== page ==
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As it turns out, what comes out of the body is just as important as what goes in.
In other words, the frequency, consistency, and color of your stool can be important markers of disharmony or disease.
Learning to understand what your bowel movements are telling you can empower you to make healthier choices in diet and lifestyle!
The more time that waste material spends in the colon, the drier it becomes. According to the Bristol Stool Scale, when stool is hard to pass, this may indicate constipation. When stools are lumpy and small or nut-sized, it can also be a sign that you could benefit from a speedier transit time.
A healthy bowel movement should happen daily with little odor since odor can indicate heat and toxicity in the body. Supporting your gut health with beneficial bacteria can keep your digestive system running smoothly!
In the ancient tradition of Chinese medicine, bowel movement frequency and stool consistency help a practitioner to identify the underlying cause of a disorder. When it comes to constipation, key signs can signal what is necessary to bring the body back into balance.
- Heat: Often, when there is heat in the body, there is some degree of toxicity or inflammation. A strong odor usually accompanies constipation that is marked by heat. If you feel thirsty often, this could mean that your body is struggling to balance excessive heat.
- Stagnation: Stagnation that leads to constipation generally involves Liver energy. In Chinese medicine, the Liver governs the smooth flow of energy throughout the entire body. If the Liver is overwhelmed or exhausted, this can result in constipation. One sign that the Liver may be involved is when constipation is accompanied by acid regurgitation or gas.
When constipation involves Liver energy, it is essential to address stress.
Because the Liver regulates the smooth flow of energy throughout the body, a congested Liver can mean congested energy. As it turns out, in Chinese medicine the Liver also plays a large role in our emotional balance.
This means that it is possible for psychological stress to generate constipation.
In western physiology, we know that digestion does not begin in the mouth - it begins first in the mind. The sight, smell, and thought of food stimulate the release of neurotransmitters, which kick start digestion by increasing gastric acid in the stomach.
When we get stressed or enter fight-or-flight mode, all of this digestive activity comes to a halt! This is why the act of prayer before meals or even a quiet moment of gratitude is a practice that can optimize digestion and elimination.
The Bristol Stool Scale characterizes loose stools or diarrhea as ranging from soft, fluffy masses to entirely liquid.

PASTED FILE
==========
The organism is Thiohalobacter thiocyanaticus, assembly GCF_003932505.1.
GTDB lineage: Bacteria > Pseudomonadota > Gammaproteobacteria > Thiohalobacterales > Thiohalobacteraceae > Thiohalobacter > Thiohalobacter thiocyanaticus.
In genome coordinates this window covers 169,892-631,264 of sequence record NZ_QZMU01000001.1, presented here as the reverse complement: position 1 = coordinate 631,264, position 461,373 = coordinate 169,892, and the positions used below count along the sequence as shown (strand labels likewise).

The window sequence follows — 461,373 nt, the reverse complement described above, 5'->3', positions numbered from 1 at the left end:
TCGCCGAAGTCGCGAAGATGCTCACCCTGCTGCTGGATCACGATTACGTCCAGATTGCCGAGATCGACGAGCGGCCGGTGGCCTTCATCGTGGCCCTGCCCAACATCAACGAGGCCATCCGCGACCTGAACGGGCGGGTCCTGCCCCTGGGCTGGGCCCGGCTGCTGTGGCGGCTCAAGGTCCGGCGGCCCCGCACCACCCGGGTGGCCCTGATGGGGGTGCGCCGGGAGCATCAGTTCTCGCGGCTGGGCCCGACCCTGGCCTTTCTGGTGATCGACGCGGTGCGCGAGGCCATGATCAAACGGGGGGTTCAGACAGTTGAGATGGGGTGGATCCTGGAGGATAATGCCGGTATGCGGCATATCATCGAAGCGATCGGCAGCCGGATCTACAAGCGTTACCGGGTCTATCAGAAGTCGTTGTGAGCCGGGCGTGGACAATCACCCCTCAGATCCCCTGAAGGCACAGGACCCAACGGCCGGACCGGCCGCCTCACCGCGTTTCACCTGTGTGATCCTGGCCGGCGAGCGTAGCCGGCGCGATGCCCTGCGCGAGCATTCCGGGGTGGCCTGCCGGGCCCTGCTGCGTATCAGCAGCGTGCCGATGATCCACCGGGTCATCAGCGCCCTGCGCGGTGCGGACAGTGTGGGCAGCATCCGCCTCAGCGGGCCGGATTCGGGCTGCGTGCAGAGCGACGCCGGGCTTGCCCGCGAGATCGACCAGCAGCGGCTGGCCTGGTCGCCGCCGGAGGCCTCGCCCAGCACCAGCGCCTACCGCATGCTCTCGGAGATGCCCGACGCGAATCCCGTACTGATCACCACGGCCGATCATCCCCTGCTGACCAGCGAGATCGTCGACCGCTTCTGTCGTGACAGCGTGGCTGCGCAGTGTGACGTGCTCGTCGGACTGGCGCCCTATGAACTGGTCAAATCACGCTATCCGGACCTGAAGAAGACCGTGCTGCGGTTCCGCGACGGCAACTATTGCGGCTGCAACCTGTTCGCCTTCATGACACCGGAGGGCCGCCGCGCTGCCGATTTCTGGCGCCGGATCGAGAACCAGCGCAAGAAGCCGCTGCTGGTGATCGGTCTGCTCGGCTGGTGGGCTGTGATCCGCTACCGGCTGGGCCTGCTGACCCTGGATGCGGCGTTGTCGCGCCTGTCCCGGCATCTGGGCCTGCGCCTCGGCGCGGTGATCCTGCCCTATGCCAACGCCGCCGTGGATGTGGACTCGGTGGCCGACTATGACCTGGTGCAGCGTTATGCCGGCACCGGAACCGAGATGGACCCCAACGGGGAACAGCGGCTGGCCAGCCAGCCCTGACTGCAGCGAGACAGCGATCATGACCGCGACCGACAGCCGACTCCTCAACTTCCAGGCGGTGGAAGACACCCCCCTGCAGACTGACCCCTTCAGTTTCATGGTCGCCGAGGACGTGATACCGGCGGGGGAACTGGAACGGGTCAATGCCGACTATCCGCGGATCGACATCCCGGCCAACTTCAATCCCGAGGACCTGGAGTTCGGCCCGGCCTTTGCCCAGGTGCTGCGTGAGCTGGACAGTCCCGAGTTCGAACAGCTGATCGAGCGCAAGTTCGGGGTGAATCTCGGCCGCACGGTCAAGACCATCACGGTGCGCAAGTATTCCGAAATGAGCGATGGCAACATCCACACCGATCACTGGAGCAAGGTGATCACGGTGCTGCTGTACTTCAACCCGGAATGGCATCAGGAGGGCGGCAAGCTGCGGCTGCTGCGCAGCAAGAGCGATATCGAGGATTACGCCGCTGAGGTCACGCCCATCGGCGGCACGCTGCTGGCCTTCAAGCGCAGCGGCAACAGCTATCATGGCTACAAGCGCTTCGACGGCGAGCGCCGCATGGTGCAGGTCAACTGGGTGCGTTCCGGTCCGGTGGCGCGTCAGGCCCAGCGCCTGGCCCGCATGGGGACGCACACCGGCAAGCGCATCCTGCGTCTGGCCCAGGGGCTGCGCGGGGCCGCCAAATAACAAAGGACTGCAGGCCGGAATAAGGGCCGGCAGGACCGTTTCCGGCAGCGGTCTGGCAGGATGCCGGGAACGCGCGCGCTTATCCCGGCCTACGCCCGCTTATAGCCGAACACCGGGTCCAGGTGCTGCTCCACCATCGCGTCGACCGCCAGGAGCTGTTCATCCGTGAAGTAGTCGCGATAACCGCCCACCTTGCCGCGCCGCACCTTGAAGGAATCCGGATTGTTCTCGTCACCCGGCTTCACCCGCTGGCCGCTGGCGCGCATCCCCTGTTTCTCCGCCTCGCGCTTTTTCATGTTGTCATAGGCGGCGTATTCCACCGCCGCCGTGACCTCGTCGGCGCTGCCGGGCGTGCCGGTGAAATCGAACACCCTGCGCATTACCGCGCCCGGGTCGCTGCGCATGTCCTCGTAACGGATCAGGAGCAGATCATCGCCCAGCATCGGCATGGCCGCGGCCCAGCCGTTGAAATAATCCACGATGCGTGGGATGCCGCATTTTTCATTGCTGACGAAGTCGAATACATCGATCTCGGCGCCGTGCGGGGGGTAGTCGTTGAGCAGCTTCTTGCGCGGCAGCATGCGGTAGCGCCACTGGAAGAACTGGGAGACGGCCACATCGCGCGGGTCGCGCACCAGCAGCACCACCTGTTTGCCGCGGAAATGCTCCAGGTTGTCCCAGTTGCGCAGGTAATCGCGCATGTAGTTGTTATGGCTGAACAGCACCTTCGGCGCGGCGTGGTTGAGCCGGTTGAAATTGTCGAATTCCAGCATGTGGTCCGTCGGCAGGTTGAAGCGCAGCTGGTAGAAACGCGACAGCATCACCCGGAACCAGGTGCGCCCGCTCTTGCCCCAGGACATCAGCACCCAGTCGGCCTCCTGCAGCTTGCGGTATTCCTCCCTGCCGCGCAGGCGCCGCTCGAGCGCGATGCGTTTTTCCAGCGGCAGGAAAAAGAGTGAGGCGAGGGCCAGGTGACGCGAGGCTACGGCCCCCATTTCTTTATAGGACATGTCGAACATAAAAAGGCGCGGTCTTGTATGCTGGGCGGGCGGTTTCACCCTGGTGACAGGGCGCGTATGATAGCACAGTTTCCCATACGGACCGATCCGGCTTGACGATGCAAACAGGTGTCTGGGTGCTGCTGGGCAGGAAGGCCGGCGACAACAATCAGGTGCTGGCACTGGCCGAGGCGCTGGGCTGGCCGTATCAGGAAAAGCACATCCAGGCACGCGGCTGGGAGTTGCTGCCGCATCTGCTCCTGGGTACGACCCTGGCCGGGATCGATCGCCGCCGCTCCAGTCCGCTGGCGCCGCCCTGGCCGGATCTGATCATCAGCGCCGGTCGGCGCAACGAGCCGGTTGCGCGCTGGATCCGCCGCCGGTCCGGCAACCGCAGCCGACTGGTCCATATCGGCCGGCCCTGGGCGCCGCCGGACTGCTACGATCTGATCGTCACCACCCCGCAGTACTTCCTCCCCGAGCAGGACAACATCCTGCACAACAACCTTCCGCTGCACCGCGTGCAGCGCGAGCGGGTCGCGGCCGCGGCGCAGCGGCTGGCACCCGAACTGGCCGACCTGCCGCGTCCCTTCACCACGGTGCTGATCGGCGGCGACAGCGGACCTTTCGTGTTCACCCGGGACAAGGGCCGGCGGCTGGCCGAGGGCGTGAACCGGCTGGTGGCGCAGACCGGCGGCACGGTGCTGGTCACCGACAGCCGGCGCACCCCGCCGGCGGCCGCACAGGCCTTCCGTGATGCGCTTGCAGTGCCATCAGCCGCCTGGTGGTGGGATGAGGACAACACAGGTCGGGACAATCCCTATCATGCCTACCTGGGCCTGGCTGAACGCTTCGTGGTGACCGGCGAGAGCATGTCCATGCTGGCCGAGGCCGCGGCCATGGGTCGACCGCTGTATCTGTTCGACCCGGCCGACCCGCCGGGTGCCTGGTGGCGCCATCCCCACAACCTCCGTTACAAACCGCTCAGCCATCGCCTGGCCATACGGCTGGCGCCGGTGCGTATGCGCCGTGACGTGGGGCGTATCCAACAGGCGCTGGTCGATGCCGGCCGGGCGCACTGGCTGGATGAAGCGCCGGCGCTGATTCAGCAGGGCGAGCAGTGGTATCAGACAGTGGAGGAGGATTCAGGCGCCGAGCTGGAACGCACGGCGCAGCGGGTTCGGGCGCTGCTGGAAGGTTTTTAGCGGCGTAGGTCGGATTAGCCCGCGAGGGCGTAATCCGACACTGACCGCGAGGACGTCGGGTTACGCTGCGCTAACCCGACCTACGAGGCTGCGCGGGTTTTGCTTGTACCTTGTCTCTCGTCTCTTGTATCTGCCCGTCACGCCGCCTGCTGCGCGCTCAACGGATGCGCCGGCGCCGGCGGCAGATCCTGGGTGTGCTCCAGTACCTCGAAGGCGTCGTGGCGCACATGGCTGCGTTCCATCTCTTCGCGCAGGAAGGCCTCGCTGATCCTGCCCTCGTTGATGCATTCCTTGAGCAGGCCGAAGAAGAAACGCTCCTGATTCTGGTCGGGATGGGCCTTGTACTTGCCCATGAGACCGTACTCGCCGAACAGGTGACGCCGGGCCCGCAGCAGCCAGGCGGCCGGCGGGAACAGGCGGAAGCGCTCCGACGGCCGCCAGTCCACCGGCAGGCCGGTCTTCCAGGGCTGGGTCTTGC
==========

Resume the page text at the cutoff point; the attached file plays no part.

From the perspective of Chinese medicine, loose stools and diarrhea are usually signs of coldness or deficiency in the body. This is especially true when stools are regularly loose and formless.
Stools that are loose with undigested particles of food indicate a weakness in the Earth element, which governs the digestive force of the body. When laxative teas or over-the-counter laxative medications promote loose stools with undigested food particles, this is a sign that the laxative is draining your digestive force!
If you notice loose stools on a regular basis, this may be an indication of a deeper problem with the lining of the gut wall and your inner ecology. A gut healing protocol can begin to heal inflammation and correct any imbalance in gut bacteria. This means:
- Choosing vegetables that are either fermented or well-cooked over raw. Fermented vegetables are predigested. In other words, beneficial bacteria have done some of the work for you! When you choose fermented vegetables, you are also updating your inner ecology with a dose of these beneficial bugs.
When vegetables are well-cooked, this leaves little fiber for gut bacteria to feed on. Too much fiber can feed bacteria in the wrong places, and this can contribute to diarrhea or alternating constipation and diarrhea.
- Drink probiotic beverages. Another easy way to transform your inner ecology is to introduce active enzymes and living beneficial bacteria from probiotic beverages like InnergyBiotic and CocoBiotic.
- Drink bone broth. Bone broth is exceptionally healing for the mucosa lining the wall of the gastrointestinal tract. It contains special amino acids that assist in the repair of the gut wall, as well as other protein-based nutrients - like collagen - that improve skin texture and nourish the joints.
- Consume L-glutamine. L-glutamine is an amino acid that research has found to be incredibly healing for the gut mucosa. It feeds the cells of the small intestine and can help to improve intestinal permeability. (1) Bone broth contains l-glutamine. And so does Body Ecology’s Vitality SuperGreen. In fact, Body Ecology’s blend contains Glutimmune, which is 10 times as potent as l-glutamine.
Stool that floats is a sign that you body is not digesting fats well. Green or white clay-colored stool may be an indication that the liver or gallbladder is under stress.